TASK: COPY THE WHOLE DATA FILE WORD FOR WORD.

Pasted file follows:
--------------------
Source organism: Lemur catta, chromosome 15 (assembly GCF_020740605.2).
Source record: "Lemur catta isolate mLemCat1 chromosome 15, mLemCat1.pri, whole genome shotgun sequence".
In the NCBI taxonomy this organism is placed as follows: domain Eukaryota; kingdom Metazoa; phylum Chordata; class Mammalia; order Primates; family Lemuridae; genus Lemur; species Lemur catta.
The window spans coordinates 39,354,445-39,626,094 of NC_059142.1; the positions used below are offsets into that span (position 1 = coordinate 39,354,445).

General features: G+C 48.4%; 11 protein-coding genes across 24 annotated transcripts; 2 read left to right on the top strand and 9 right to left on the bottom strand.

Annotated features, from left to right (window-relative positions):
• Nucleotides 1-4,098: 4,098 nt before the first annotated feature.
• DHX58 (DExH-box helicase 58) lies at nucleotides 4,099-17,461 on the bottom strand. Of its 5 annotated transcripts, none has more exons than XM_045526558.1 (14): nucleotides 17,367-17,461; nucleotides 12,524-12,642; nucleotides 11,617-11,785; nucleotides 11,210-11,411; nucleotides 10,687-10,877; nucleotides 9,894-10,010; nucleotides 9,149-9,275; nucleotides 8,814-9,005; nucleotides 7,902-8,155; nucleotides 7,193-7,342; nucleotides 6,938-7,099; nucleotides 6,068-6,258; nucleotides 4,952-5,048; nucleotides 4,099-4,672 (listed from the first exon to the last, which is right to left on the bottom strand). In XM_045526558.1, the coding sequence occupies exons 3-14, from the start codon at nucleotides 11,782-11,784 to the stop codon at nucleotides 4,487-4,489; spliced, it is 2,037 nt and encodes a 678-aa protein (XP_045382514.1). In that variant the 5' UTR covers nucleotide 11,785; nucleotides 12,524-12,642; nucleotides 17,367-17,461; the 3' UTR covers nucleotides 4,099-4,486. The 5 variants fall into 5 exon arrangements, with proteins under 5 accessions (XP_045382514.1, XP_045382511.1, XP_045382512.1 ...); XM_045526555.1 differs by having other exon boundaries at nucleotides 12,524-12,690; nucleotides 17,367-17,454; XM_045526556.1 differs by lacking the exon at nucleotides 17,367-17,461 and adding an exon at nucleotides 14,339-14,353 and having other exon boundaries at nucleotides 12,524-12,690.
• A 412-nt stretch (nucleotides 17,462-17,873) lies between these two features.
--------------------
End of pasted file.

Source organism: Lemur catta, chromosome 15 (assembly GCF_020740605.2).
Source record: "Lemur catta isolate mLemCat1 chromosome 15, mLemCat1.pri, whole genome shotgun sequence".
In the NCBI taxonomy this organism is placed as follows: domain Eukaryota; kingdom Metazoa; phylum Chordata; class Mammalia; order Primates; family Lemuridae; genus Lemur; species Lemur catta.
The window spans coordinates 39,354,445-39,626,094 of NC_059142.1; the positions used below are offsets into that span (position 1 = coordinate 39,354,445).

General features: G+C 48.4%; 11 protein-coding genes across 24 annotated transcripts; 2 read left to right on the top strand and 9 right to left on the bottom strand.

Annotated features, from left to right (window-relative positions):
• Nucleotides 1-4,098: 4,098 nt before the first annotated feature.
• DHX58 (DExH-box helicase 58) lies at nucleotides 4,099-17,461 on the bottom strand. Of its 5 annotated transcripts, none has more exons than XM_045526558.1 (14): nucleotides 17,367-17,461; nucleotides 12,524-12,642; nucleotides 11,617-11,785; nucleotides 11,210-11,411; nucleotides 10,687-10,877; nucleotides 9,894-10,010; nucleotides 9,149-9,275; nucleotides 8,814-9,005; nucleotides 7,902-8,155; nucleotides 7,193-7,342; nucleotides 6,938-7,099; nucleotides 6,068-6,258; nucleotides 4,952-5,048; nucleotides 4,099-4,672 (listed from the first exon to the last, which is right to left on the bottom strand). In XM_045526558.1, the coding sequence occupies exons 3-14, from the start codon at nucleotides 11,782-11,784 to the stop codon at nucleotides 4,487-4,489; spliced, it is 2,037 nt and encodes a 678-aa protein (XP_045382514.1). In that variant the 5' UTR covers nucleotide 11,785; nucleotides 12,524-12,642; nucleotides 17,367-17,461; the 3' UTR covers nucleotides 4,099-4,486. The 5 variants fall into 5 exon arrangements, with proteins under 5 accessions (XP_045382514.1, XP_045382511.1, XP_045382512.1 ...); XM_045526555.1 differs by having other exon boundaries at nucleotides 12,524-12,690; nucleotides 17,367-17,454; XM_045526556.1 differs by lacking the exon at nucleotides 17,367-17,461 and adding an exon at nucleotides 14,339-14,353 and having other exon boundaries at nucleotides 12,524-12,690.
• A 412-nt stretch (nucleotides 17,462-17,873) lies between these two features.